The Lasting Impact of Bob Marley

Sometimes photographers have to work long hours for days on end just to get a handful of interesting images. And sometimes all it takes is a little quality time with a generous subject. In 1976, Time magazine sent photojournalist David Burnett to Jamaica to work on a story about reggae music, which was becoming a popular addition to radio play lists in the U.S. Burnett started his work by shooting a number of musicians around Ocho Rios, on the island’s north coast.

Sometimes photographers have to work long hours for days on end just to get a handful of interesting images. And sometimes all it takes is a little quality time with a generous subject.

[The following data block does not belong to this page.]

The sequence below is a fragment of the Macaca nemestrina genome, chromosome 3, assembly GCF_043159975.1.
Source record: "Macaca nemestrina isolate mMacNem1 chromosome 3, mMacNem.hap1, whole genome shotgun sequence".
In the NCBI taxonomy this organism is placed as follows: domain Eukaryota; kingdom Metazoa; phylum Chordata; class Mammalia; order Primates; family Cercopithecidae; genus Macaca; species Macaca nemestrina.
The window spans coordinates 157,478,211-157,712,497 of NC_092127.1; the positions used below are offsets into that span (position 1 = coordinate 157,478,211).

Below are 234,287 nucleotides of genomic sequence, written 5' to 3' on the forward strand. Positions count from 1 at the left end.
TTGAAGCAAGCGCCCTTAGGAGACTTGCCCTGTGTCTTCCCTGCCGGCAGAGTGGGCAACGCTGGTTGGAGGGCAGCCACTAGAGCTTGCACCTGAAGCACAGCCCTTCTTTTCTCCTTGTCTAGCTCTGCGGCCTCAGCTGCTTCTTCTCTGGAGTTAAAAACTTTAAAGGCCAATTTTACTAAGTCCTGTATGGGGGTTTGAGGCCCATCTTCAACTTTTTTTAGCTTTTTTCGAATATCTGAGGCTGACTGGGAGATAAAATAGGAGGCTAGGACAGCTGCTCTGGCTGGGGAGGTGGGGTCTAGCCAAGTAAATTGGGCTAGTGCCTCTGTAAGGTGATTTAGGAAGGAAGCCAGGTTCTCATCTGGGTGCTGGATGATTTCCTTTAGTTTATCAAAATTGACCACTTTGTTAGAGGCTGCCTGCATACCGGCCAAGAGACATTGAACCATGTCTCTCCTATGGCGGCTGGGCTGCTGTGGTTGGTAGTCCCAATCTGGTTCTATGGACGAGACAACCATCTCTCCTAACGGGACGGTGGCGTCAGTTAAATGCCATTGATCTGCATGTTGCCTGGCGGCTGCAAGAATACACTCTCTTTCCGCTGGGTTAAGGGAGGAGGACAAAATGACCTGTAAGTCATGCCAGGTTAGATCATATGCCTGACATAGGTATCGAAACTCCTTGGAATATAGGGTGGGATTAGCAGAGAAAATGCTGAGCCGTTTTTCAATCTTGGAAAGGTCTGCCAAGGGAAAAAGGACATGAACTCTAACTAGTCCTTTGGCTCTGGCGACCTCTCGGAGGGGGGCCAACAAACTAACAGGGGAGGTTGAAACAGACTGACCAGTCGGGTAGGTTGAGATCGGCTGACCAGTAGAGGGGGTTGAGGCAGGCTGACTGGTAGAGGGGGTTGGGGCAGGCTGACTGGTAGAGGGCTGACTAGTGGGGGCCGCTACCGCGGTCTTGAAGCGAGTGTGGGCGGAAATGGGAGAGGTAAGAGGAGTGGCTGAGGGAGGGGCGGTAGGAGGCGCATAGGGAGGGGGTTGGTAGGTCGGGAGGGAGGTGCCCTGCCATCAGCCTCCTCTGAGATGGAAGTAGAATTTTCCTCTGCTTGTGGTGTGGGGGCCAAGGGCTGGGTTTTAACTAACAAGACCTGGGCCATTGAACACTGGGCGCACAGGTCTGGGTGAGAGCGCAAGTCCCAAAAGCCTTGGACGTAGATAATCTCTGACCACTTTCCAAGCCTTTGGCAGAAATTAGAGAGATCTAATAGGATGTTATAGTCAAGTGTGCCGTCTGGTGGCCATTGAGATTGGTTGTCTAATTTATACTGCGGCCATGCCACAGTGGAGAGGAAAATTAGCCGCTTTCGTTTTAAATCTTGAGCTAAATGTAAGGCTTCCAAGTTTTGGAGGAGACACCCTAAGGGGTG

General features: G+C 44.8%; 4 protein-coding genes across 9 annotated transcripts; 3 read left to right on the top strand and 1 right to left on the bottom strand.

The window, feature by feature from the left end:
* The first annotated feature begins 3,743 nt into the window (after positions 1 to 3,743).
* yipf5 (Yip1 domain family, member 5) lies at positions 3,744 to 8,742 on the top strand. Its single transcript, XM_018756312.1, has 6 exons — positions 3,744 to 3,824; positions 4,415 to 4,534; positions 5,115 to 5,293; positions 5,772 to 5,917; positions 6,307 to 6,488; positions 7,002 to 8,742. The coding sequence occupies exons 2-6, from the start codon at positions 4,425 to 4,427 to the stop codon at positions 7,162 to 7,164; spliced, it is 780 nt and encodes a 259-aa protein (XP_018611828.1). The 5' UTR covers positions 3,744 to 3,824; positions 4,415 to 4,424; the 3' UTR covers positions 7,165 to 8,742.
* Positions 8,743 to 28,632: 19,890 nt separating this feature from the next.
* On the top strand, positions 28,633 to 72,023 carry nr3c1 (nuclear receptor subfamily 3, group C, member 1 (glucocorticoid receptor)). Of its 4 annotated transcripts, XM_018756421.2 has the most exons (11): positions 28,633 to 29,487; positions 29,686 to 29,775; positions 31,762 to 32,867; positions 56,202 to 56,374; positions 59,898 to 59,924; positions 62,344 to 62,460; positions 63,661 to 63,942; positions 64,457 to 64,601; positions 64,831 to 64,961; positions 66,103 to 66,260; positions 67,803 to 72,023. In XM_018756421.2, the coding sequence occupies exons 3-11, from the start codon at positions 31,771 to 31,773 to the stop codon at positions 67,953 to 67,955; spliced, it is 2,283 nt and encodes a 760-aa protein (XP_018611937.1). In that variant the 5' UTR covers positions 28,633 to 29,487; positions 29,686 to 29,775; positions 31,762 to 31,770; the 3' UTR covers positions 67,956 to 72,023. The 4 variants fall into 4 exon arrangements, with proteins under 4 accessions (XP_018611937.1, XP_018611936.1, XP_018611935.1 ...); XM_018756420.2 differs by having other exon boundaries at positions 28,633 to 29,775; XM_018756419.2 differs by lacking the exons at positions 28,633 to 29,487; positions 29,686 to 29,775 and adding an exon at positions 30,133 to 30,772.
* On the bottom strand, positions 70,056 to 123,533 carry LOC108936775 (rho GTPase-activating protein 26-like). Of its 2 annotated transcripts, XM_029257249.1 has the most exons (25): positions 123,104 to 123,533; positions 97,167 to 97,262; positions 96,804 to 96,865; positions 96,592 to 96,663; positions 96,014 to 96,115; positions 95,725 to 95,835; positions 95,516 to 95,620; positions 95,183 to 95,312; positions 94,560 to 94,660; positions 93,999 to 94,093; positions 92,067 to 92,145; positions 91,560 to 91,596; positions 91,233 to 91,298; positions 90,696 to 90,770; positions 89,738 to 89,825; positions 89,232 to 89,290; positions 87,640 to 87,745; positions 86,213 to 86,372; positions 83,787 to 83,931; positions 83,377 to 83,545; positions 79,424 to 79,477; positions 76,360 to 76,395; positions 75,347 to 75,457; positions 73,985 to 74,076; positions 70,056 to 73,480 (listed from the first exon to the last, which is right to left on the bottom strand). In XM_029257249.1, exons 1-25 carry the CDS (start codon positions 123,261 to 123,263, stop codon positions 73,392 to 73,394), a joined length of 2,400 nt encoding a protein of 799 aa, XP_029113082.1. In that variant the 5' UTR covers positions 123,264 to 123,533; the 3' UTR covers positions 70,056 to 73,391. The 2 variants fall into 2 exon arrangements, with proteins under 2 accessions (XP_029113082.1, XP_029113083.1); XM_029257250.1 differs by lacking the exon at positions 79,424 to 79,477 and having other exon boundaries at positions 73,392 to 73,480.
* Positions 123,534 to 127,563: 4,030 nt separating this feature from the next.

In 1976, Time magazine sent photojournalist David Burnett to Jamaica to work on a story about reggae music, which was becoming a popular addition to radio play lists in the U.S. Burnett started his work by shooting a number of musicians around Ocho Rios, on the island's north coast. "They all told me that if I wanted to get the story right, I had to go see Bob Marley," says Burnett. Traveling with a writer, Burnett ended up spending a single afternoon with Marley at his home in Kingston.
     Thirty-three years later, the images he shot that day, combined with a number of photographs he took while following Marley's Exodus tour in Europe in 1977, have been collected in a book, Soul Rebel: An Intimate Portrait of Bob Marley (Insight Editions, $39.95). The work was also featured earlier this year in an exhibition at the Govinda Gallery in Washington, D.C.